Monday, July 4, 2022

GDP data rebasing could change recorded size of the economy- Bifm

The process of rebasing the Gross Domestic Product (GDP) data by Statistics Botswana could lead to significant changes to the recorded size of the economy, a recent economic review has suggested.

Bifm Economic Review for the 1st Quarter 2011 has revealed the rebasing of the data series (the base is currently 1993/4, and is now outdated), could see the numbers differing to the current ones.

“The results of these revisions, which should be published later in the year, are likely to have an impact on several aspects of the data,” the review prepared by Dr. Keith Jefferis Chairman of Bifm Investment Committee stated.

It suggested there could be significant changes to the recorded size of the economy, the relative sizes of different economic sectors, and in particular in economic growth rates, which when revised could turn out to be quite different to the numbers currently being published.

This will reverse the published figures that have shown gains made by the economy which is slowly recovering from the global economic recession.

Data by Statistics Botswana had shown that the economy grew by 7.2 percent in 2010, in contrast to a contraction of 4.9 percent in 2009.

This growth recovery was driven in part by recovery in the mining sector, although it was not the only driver as the fastest growing sectors were agriculture (mainly livestock) and construction, which both expanded by some 15 percent in 2010.

The revision of the GDP data undertaken by Statistics Botswana is standard practice internationally.

“However, the problem in Botswana is that the revisions are relatively infrequent, and as a result any errors in the GDP calculations can be compounded over a long period of time, resulting in the impact of revisions becoming potentially quite large,” added Bifm.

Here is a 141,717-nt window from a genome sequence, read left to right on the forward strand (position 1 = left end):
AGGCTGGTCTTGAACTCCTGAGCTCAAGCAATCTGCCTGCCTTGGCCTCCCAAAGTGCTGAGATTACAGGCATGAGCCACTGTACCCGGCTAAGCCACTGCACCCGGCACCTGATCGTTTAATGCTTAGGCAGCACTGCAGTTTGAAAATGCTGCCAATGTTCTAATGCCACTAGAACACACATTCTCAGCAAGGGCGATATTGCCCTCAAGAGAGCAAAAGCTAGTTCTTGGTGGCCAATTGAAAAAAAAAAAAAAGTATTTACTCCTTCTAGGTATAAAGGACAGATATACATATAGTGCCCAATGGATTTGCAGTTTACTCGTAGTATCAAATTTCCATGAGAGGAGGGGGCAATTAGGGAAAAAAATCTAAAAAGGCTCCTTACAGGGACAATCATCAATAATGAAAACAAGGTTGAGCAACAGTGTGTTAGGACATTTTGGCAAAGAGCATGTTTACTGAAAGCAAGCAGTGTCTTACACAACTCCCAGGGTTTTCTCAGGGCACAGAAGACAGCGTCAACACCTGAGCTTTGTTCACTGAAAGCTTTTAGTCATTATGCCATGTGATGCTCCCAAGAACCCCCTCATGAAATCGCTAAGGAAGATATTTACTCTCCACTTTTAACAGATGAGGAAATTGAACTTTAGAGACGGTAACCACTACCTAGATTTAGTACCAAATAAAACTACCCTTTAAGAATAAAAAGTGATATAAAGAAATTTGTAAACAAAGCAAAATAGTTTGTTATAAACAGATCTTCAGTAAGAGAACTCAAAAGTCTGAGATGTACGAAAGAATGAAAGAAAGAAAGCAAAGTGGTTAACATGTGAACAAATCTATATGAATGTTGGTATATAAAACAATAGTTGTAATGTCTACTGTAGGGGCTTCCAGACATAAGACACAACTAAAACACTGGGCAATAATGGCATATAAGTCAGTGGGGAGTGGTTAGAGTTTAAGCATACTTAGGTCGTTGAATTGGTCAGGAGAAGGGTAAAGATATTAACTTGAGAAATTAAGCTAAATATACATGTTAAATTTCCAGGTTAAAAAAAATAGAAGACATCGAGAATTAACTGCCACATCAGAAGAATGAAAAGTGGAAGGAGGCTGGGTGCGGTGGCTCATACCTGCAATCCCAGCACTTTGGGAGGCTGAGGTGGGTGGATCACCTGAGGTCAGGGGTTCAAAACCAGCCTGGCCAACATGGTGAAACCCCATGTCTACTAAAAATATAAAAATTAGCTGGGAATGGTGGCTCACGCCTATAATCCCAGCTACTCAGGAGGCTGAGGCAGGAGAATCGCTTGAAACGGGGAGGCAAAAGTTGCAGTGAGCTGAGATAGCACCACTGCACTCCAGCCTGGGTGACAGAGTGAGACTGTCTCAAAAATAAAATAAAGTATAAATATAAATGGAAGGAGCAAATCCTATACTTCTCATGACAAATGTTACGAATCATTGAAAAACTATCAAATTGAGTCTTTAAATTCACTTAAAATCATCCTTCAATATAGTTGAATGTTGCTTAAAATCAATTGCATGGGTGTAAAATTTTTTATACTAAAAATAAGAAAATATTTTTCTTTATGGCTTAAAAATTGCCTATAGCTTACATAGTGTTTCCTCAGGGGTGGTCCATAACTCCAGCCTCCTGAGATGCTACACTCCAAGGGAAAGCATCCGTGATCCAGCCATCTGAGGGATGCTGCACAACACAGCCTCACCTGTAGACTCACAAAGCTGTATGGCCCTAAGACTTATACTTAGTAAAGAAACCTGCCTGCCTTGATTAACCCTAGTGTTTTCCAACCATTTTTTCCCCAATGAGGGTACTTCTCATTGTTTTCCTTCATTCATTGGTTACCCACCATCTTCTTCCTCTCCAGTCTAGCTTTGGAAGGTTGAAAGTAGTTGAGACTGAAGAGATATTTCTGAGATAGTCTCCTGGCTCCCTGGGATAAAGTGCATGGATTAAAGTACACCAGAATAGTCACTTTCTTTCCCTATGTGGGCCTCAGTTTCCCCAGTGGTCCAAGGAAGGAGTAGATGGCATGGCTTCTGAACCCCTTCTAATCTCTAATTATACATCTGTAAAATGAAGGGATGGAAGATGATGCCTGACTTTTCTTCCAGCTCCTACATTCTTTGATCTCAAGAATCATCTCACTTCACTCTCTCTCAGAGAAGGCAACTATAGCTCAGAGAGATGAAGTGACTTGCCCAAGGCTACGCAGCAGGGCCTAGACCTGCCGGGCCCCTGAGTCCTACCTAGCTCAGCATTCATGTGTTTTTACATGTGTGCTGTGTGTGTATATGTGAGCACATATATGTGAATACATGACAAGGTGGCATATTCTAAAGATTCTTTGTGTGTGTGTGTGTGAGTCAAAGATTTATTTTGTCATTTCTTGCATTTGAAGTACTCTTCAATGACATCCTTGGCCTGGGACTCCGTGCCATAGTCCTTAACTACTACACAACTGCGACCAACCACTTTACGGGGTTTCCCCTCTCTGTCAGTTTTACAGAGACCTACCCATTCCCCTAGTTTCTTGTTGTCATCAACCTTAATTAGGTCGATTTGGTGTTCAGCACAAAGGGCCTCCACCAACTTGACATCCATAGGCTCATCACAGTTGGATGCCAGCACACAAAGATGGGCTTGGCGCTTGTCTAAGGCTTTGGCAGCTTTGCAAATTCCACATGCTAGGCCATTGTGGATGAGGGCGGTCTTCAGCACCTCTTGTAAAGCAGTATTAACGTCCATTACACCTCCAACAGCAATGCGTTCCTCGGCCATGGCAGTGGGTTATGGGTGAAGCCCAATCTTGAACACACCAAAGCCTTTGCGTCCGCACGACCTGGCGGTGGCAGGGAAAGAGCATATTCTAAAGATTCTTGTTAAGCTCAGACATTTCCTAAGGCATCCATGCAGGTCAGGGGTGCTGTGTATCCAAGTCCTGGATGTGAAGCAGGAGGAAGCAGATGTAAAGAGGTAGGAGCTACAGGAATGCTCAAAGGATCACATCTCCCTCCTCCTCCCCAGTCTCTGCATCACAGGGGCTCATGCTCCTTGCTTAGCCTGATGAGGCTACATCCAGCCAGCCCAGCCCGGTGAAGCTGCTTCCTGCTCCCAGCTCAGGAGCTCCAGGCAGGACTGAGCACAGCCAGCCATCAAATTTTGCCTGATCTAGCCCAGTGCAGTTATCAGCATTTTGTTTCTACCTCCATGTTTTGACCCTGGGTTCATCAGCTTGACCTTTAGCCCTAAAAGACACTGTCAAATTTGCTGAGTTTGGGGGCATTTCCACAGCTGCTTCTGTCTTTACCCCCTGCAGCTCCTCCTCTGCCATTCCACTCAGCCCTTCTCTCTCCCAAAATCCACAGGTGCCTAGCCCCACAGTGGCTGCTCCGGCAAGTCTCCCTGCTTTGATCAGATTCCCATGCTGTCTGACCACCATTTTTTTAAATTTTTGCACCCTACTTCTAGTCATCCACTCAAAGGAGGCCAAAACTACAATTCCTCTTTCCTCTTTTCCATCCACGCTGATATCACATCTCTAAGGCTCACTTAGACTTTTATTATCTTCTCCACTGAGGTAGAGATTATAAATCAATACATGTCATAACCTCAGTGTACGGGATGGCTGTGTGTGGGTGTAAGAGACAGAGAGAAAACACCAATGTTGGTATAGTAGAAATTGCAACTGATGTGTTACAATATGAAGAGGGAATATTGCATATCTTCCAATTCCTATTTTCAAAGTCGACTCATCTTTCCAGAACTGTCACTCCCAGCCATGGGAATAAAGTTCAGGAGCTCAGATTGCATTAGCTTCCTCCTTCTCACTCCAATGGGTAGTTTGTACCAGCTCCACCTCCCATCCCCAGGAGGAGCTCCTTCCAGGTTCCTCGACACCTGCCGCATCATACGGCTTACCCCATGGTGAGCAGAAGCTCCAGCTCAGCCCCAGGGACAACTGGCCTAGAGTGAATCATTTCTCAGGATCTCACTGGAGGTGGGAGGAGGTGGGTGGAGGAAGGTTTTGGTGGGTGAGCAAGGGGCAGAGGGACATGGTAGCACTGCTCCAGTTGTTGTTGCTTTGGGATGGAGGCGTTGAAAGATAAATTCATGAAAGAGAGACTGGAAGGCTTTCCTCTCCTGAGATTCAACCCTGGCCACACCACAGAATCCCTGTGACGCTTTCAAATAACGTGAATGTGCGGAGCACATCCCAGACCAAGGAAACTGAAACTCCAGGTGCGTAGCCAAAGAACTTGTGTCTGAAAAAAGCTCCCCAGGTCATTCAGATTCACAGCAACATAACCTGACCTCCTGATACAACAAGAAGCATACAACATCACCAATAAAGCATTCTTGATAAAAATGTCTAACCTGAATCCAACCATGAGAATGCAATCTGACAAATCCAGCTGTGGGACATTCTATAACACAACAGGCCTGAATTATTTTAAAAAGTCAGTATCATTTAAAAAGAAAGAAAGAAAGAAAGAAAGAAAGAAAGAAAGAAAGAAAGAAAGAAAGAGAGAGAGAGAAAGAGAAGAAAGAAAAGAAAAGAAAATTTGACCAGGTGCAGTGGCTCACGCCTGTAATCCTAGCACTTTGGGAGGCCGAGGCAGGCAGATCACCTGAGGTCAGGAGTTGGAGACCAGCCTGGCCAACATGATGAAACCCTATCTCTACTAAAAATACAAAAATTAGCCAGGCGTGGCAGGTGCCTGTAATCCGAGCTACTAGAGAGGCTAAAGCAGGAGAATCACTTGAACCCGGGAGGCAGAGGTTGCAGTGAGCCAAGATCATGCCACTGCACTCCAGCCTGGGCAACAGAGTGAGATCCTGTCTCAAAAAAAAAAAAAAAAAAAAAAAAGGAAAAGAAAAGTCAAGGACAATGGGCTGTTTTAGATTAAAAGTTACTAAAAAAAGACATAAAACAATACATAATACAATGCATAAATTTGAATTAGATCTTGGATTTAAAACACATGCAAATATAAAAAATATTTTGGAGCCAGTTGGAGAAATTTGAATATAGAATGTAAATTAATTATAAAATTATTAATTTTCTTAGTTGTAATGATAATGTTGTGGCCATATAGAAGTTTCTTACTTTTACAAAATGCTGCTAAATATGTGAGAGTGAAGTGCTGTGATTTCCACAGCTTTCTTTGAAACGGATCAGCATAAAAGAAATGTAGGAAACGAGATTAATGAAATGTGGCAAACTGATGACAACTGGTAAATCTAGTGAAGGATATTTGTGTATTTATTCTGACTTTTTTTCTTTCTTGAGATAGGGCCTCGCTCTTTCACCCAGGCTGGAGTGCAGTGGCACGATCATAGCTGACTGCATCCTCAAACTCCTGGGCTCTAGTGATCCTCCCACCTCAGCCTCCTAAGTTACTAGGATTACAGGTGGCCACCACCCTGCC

Meanwhile, Bifm praised the recovery in the global economy that has helped boost Botswana’s exports, which showed healthy growth in 2010, rising by 30 percent over the 2009 figures.

This was largely driven by a recovery of mineral exports, particularly diamonds, which grew by 43 percent in 2010.

Meanwhile, Bifm forecast that inflation will decline in the coming months, to just over 6 percent by mid-year, before rising somewhat in the second half of 2011.

Despite the forecast of declining inflation in the short-term, the inflation outlook has clearly deteriorated in recent months ÔÇô late last year it was expected that inflation would fall comfortably within the upper end of the Bank of Botswana’s 3-6 percent inflation objective, but now it appears that inflation will now remain above the upper limit during 2011.

Inflation has been on the increase in the first quarter of 2011, rising from 7.4 percent at the end of 2010 to 8.5 percent in February and March 2011.

Central Bank has however suggested it is unlikely to raise interest rates in response to short-term, temporary increases in inflation.

“Overall, the most likely course for interest rates during 2009 is to remain stable at current levels. However, if there are a sharp increases in international fuel or food prices, higher domestic electricity prices, or an increase in VAT, then an increase in interest rates becomes more likely,” noted Bifm.


Read this week's paper